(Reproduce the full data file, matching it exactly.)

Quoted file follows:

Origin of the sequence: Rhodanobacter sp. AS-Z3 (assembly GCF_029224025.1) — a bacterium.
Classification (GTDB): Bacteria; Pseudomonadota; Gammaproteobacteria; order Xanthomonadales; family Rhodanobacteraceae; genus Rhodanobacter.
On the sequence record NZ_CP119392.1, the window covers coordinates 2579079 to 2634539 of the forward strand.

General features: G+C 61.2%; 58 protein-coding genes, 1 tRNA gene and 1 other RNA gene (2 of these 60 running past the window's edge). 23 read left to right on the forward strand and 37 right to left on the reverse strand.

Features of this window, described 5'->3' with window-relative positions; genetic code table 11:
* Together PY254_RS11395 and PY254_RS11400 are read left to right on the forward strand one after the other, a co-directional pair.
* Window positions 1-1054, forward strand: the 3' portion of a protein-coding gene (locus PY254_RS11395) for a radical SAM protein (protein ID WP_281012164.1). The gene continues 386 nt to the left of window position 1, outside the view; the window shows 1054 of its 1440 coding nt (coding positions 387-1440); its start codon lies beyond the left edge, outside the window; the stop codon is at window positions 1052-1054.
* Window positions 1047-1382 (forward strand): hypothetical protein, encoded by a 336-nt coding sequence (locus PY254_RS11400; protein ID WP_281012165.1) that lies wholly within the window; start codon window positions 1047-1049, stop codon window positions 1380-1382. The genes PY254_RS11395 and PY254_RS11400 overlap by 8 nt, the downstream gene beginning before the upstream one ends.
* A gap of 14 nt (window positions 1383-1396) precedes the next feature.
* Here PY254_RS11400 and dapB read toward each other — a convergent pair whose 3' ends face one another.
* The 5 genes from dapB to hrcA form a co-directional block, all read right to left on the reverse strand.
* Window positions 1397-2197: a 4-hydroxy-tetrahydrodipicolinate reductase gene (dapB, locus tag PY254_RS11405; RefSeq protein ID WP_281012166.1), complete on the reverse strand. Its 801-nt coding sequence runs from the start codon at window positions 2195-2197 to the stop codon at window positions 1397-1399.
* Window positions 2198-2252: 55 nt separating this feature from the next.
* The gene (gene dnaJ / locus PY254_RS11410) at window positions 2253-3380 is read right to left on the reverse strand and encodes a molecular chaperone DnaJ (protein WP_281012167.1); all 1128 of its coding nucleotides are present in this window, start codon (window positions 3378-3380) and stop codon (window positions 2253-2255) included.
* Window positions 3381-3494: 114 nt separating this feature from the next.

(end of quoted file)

Origin of the sequence: Rhodanobacter sp. AS-Z3 (assembly GCF_029224025.1) — a bacterium.
Classification (GTDB): Bacteria; Pseudomonadota; Gammaproteobacteria; order Xanthomonadales; family Rhodanobacteraceae; genus Rhodanobacter.
On the sequence record NZ_CP119392.1, the window covers coordinates 2579079 to 2634539 of the forward strand.

General features: G+C 61.2%; 58 protein-coding genes, 1 tRNA gene and 1 other RNA gene (2 of these 60 running past the window's edge). 23 read left to right on the forward strand and 37 right to left on the reverse strand.

Features of this window, described 5'->3' with window-relative positions; genetic code table 11:
* Together PY254_RS11395 and PY254_RS11400 are read left to right on the forward strand one after the other, a co-directional pair.
* Window positions 1-1054, forward strand: the 3' portion of a protein-coding gene (locus PY254_RS11395) for a radical SAM protein (protein ID WP_281012164.1). The gene continues 386 nt to the left of window position 1, outside the view; the window shows 1054 of its 1440 coding nt (coding positions 387-1440); its start codon lies beyond the left edge, outside the window; the stop codon is at window positions 1052-1054.
* Window positions 1047-1382 (forward strand): hypothetical protein, encoded by a 336-nt coding sequence (locus PY254_RS11400; protein ID WP_281012165.1) that lies wholly within the window; start codon window positions 1047-1049, stop codon window positions 1380-1382. The genes PY254_RS11395 and PY254_RS11400 overlap by 8 nt, the downstream gene beginning before the upstream one ends.
* A gap of 14 nt (window positions 1383-1396) precedes the next feature.
* Here PY254_RS11400 and dapB read toward each other — a convergent pair whose 3' ends face one another.
* The 5 genes from dapB to hrcA form a co-directional block, all read right to left on the reverse strand.
* Window positions 1397-2197: a 4-hydroxy-tetrahydrodipicolinate reductase gene (dapB, locus tag PY254_RS11405; RefSeq protein ID WP_281012166.1), complete on the reverse strand. Its 801-nt coding sequence runs from the start codon at window positions 2195-2197 to the stop codon at window positions 1397-1399.
* Window positions 2198-2252: 55 nt separating this feature from the next.
* The gene (gene dnaJ / locus PY254_RS11410) at window positions 2253-3380 is read right to left on the reverse strand and encodes a molecular chaperone DnaJ (protein WP_281012167.1); all 1128 of its coding nucleotides are present in this window, start codon (window positions 3378-3380) and stop codon (window positions 2253-2255) included.
* Window positions 3381-3494: 114 nt separating this feature from the next.